Homeless warming center not ready for first freeze of fall: 'This one kind of took us by surprise'

Homeless warming center not ready for first freeze of fall: 'This one kind of took us by surprise' »Play Video
At Whoville Camp Number 9, the protest for homeless rights continues. “They are hoping Mother Nature will do their job for them, but we aren’t moving,” camp spokesman Tin Man said. “We want them to deal with us, and recognize that we are here to stay.”

EUGENE, Ore. - As the first freeze of the season moves in to the Willamette Valley overnight Monday, the area's homeless are left without one resource they usually depend on in cold months of the year: the Egan Warming Center.

St. Vincent de Paul’s Egan Warming Center program is not ready for the upcoming cold season yet, said Associate Executive Director Charley Harvey.

“We have had early freezes before, but this one kind of took us by surprise,” Harvey said.

Harvey said St. Vincent’s begins the Egan Warming Center program on November 15, usually when the first freezing nights of the season are forecasted to arrive.

“We haven’t trained the volunteers yet, and we actually lost one church this year,” he said. “We are looking for a possible new site to replace the center we no longer have.”

Harvey said it is a common misconception that the warming centers automatically open when the temperature drops below 29 degrees F.

Paul Cooper, a homeless man living in Eugene, said he believed that when the weather turned cold, warming centers automatically opened and “knew what to do.”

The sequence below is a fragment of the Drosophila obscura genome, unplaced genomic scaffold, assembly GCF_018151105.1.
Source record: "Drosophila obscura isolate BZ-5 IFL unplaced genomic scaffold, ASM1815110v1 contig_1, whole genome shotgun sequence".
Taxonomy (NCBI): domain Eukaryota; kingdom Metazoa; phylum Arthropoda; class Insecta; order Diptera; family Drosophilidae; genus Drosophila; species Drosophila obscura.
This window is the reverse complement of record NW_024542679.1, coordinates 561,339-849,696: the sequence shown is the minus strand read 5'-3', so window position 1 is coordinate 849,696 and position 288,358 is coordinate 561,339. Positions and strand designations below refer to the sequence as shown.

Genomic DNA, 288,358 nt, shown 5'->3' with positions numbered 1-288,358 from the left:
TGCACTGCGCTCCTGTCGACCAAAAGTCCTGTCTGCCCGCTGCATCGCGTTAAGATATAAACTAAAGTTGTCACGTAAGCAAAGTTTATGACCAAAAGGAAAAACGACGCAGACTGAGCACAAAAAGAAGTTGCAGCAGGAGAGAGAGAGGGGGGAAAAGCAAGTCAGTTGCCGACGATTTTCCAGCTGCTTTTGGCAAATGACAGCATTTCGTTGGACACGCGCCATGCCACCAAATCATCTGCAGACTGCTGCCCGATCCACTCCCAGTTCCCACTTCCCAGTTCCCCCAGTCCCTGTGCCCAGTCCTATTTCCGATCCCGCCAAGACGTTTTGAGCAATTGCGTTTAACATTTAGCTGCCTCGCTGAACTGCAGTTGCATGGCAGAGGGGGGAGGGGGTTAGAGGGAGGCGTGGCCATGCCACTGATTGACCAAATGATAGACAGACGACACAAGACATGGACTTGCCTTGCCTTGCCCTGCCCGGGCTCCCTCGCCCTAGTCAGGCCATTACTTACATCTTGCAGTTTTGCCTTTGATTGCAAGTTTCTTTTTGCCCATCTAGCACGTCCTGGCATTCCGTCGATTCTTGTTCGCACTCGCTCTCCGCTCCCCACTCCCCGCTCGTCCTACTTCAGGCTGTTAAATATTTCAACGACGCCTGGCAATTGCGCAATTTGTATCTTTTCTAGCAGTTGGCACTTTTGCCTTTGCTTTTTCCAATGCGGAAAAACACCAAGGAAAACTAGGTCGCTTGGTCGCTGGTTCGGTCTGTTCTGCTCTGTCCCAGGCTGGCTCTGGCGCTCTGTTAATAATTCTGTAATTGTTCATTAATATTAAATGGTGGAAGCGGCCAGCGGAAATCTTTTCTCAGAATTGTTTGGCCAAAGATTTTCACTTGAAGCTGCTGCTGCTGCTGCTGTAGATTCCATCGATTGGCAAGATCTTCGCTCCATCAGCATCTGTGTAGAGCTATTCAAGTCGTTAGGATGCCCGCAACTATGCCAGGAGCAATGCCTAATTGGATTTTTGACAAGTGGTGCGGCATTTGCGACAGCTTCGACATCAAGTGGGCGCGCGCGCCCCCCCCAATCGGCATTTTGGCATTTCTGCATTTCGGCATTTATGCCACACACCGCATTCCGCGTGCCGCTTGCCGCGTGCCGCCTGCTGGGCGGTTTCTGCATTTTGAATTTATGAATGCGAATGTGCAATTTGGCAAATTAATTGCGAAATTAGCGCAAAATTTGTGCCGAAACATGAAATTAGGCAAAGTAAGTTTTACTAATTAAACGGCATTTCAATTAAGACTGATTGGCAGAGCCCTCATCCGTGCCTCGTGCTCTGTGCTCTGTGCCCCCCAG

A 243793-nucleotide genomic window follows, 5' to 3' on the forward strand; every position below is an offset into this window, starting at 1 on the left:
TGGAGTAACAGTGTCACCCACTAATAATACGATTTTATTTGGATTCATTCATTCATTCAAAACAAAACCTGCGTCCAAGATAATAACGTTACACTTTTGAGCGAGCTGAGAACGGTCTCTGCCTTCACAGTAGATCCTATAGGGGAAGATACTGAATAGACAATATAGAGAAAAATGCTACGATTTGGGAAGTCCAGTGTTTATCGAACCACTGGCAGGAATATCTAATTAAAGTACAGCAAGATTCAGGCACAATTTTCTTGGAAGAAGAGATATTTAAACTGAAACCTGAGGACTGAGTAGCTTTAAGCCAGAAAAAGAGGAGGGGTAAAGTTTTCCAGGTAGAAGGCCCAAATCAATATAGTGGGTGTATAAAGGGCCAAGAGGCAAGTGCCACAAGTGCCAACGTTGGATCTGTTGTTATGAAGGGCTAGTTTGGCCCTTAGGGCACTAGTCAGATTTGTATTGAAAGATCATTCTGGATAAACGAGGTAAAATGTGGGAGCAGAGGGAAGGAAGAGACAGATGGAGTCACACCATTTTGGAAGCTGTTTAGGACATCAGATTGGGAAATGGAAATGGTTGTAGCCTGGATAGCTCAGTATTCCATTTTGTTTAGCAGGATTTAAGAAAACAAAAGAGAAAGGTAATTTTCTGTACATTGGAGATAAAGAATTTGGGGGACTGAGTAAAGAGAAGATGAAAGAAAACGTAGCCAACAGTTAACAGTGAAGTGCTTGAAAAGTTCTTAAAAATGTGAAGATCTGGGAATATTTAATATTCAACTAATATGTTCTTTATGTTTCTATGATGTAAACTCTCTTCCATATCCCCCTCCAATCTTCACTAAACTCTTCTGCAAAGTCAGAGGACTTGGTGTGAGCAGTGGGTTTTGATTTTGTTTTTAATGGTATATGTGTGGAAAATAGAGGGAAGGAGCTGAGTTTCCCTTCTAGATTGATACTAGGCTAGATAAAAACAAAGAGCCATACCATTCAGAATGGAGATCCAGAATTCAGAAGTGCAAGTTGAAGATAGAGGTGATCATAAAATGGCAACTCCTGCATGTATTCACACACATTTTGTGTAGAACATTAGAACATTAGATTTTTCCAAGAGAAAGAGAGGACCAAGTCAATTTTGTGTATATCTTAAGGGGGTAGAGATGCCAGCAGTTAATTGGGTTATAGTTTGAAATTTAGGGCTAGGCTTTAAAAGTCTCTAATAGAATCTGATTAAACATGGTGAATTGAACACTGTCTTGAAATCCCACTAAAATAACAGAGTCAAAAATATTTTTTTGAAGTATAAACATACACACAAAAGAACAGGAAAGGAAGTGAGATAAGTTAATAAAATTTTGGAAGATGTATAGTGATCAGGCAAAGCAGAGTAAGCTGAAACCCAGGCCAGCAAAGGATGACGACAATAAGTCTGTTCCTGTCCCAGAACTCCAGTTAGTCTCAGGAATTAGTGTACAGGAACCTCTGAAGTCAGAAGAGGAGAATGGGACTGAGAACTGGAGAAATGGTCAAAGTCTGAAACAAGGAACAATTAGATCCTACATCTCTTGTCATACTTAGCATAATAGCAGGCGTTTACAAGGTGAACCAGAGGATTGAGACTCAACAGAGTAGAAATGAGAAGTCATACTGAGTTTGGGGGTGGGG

“It’s something I depend on,” Cooper said.

Cooper said he understood why the warming centers he uses will not be open, but hopes that future cold weather holds off until the program is up and running.

Meanwhile at Whoville Camp Number 9, the protest for homeless rights continues.

“We’ve been putting more people in to one tent,” said Tin Man, spokesman for the camp.  “We can’t even legally have a fire unless we’re using it to cook.”

The question many are asking Monday is will Mother Nature do what police, city officials and county commissioners have been unable to do all summer: cause the protesters to move out of their current site.

“They are hoping Mother Nature will do their job for them, but we aren’t moving,” Tin Man said. “We want them to deal with us, and recognize that we are here to stay.”

Tin Man said Whoville Camp No. 9 is in a unique place in that protesters are blocked from the North and West winds because they are backed up to the Motel 66 and its two story walls.

“We have a barrier that helps us out, but it’s still cold,” he said.

Protesters hope a resolution will come out of Monday night’s Eugene City Council meeting where a proposed rest-stop-like area is being proposed for all campers.

In the meantime, the protesters said they are ready for the first hard freeze of the year.